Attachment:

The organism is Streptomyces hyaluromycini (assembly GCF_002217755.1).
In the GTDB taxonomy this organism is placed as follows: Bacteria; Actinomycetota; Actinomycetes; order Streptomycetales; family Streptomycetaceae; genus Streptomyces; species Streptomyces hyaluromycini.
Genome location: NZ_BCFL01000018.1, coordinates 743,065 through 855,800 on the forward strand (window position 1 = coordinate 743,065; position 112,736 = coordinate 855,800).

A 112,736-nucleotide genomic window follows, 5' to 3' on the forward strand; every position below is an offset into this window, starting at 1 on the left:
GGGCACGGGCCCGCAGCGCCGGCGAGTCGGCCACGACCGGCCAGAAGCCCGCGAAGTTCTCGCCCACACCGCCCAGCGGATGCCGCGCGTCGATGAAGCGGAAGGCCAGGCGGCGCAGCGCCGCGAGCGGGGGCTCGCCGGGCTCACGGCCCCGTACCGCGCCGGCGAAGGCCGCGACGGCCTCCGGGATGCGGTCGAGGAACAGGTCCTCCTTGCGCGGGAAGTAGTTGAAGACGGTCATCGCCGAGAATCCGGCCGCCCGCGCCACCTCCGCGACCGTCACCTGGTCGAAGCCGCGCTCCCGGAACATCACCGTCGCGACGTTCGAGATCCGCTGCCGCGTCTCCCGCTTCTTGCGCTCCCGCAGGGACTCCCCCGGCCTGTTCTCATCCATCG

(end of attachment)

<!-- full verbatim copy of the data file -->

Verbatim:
The organism is Streptomyces hyaluromycini (assembly GCF_002217755.1).
In the GTDB taxonomy this organism is placed as follows: Bacteria; Actinomycetota; Actinomycetes; order Streptomycetales; family Streptomycetaceae; genus Streptomyces; species Streptomyces hyaluromycini.
Genome location: NZ_BCFL01000018.1, coordinates 743,065 through 855,800 on the forward strand (window position 1 = coordinate 743,065; position 112,736 = coordinate 855,800).

A 112,736-nucleotide genomic window follows, 5' to 3' on the forward strand; every position below is an offset into this window, starting at 1 on the left:
GGGCACGGGCCCGCAGCGCCGGCGAGTCGGCCACGACCGGCCAGAAGCCCGCGAAGTTCTCGCCCACACCGCCCAGCGGATGCCGCGCGTCGATGAAGCGGAAGGCCAGGCGGCGCAGCGCCGCGAGCGGGGGCTCGCCGGGCTCACGGCCCCGTACCGCGCCGGCGAAGGCCGCGACGGCCTCCGGGATGCGGTCGAGGAACAGGTCCTCCTTGCGCGGGAAGTAGTTGAAGACGGTCATCGCCGAGAATCCGGCCGCCCGCGCCACCTCCGCGACCGTCACCTGGTCGAAGCCGCGCTCCCGGAACATCACCGTCGCGACGTTCGAGATCCGCTGCCGCGTCTCCCGCTTCTTGCGCTCCCGCAGGGACTCCCCCGGCCTGTTCTCATCCATCG